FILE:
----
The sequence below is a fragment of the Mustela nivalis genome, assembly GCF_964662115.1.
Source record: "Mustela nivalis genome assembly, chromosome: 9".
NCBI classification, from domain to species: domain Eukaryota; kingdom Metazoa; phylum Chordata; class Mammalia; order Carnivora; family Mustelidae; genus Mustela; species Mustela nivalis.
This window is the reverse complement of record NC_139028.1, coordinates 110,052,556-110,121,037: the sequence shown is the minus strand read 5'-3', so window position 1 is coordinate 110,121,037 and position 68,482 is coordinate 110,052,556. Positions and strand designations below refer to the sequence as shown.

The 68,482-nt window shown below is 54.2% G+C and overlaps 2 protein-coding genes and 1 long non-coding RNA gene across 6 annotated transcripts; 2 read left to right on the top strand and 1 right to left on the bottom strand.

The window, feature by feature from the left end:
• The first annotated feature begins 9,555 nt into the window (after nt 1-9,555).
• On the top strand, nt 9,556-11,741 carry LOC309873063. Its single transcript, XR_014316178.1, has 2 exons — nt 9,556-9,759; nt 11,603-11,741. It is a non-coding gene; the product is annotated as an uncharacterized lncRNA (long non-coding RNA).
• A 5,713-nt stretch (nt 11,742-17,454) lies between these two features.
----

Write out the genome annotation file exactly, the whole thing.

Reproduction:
The sequence below is a fragment of the Mustela nivalis genome, assembly GCF_964662115.1.
Source record: "Mustela nivalis genome assembly, chromosome: 9".
NCBI classification, from domain to species: domain Eukaryota; kingdom Metazoa; phylum Chordata; class Mammalia; order Carnivora; family Mustelidae; genus Mustela; species Mustela nivalis.
This window is the reverse complement of record NC_139028.1, coordinates 110,052,556-110,121,037: the sequence shown is the minus strand read 5'-3', so window position 1 is coordinate 110,121,037 and position 68,482 is coordinate 110,052,556. Positions and strand designations below refer to the sequence as shown.

The 68,482-nt window shown below is 54.2% G+C and overlaps 2 protein-coding genes and 1 long non-coding RNA gene across 6 annotated transcripts; 2 read left to right on the top strand and 1 right to left on the bottom strand.

The window, feature by feature from the left end:
• The first annotated feature begins 9,555 nt into the window (after nt 1-9,555).
• On the top strand, nt 9,556-11,741 carry LOC309873063. Its single transcript, XR_014316178.1, has 2 exons — nt 9,556-9,759; nt 11,603-11,741. It is a non-coding gene; the product is annotated as an uncharacterized lncRNA (long non-coding RNA).
• A 5,713-nt stretch (nt 11,742-17,454) lies between these two features.